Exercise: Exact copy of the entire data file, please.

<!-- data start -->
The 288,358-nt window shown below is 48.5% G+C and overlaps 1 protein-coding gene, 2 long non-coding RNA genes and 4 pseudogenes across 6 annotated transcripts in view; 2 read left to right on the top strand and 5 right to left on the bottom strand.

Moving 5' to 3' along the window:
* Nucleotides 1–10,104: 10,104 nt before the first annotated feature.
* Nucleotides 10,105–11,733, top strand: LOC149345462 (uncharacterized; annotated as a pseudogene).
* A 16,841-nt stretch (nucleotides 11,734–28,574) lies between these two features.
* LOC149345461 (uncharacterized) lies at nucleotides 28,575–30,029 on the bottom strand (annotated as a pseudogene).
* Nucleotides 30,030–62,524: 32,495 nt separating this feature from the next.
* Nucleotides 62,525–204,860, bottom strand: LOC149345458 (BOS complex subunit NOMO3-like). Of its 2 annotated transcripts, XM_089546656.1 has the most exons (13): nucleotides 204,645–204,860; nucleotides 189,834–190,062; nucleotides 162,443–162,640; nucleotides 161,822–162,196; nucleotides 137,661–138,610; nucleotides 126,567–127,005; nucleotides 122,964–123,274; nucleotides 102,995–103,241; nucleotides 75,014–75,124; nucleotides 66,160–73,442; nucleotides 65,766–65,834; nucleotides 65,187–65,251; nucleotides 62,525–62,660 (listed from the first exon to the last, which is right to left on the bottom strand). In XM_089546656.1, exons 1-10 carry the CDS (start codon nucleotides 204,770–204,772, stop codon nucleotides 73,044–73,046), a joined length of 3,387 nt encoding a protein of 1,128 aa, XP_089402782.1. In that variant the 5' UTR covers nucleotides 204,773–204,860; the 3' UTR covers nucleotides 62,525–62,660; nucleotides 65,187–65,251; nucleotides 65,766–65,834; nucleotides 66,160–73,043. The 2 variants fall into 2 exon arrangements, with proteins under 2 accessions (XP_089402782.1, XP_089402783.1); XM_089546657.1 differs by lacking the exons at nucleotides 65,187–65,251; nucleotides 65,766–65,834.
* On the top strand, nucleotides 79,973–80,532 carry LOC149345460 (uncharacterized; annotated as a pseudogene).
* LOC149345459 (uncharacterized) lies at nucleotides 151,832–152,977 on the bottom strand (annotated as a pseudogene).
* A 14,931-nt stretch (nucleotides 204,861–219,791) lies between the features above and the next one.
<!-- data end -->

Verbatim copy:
The 288,358-nt window shown below is 48.5% G+C and overlaps 1 protein-coding gene, 2 long non-coding RNA genes and 4 pseudogenes across 6 annotated transcripts in view; 2 read left to right on the top strand and 5 right to left on the bottom strand.

Moving 5' to 3' along the window:
* Nucleotides 1–10,104: 10,104 nt before the first annotated feature.
* Nucleotides 10,105–11,733, top strand: LOC149345462 (uncharacterized; annotated as a pseudogene).
* A 16,841-nt stretch (nucleotides 11,734–28,574) lies between these two features.
* LOC149345461 (uncharacterized) lies at nucleotides 28,575–30,029 on the bottom strand (annotated as a pseudogene).
* Nucleotides 30,030–62,524: 32,495 nt separating this feature from the next.
* Nucleotides 62,525–204,860, bottom strand: LOC149345458 (BOS complex subunit NOMO3-like). Of its 2 annotated transcripts, XM_089546656.1 has the most exons (13): nucleotides 204,645–204,860; nucleotides 189,834–190,062; nucleotides 162,443–162,640; nucleotides 161,822–162,196; nucleotides 137,661–138,610; nucleotides 126,567–127,005; nucleotides 122,964–123,274; nucleotides 102,995–103,241; nucleotides 75,014–75,124; nucleotides 66,160–73,442; nucleotides 65,766–65,834; nucleotides 65,187–65,251; nucleotides 62,525–62,660 (listed from the first exon to the last, which is right to left on the bottom strand). In XM_089546656.1, exons 1-10 carry the CDS (start codon nucleotides 204,770–204,772, stop codon nucleotides 73,044–73,046), a joined length of 3,387 nt encoding a protein of 1,128 aa, XP_089402782.1. In that variant the 5' UTR covers nucleotides 204,773–204,860; the 3' UTR covers nucleotides 62,525–62,660; nucleotides 65,187–65,251; nucleotides 65,766–65,834; nucleotides 66,160–73,043. The 2 variants fall into 2 exon arrangements, with proteins under 2 accessions (XP_089402782.1, XP_089402783.1); XM_089546657.1 differs by lacking the exons at nucleotides 65,187–65,251; nucleotides 65,766–65,834.
* On the top strand, nucleotides 79,973–80,532 carry LOC149345460 (uncharacterized; annotated as a pseudogene).
* LOC149345459 (uncharacterized) lies at nucleotides 151,832–152,977 on the bottom strand (annotated as a pseudogene).
* A 14,931-nt stretch (nucleotides 204,861–219,791) lies between the features above and the next one.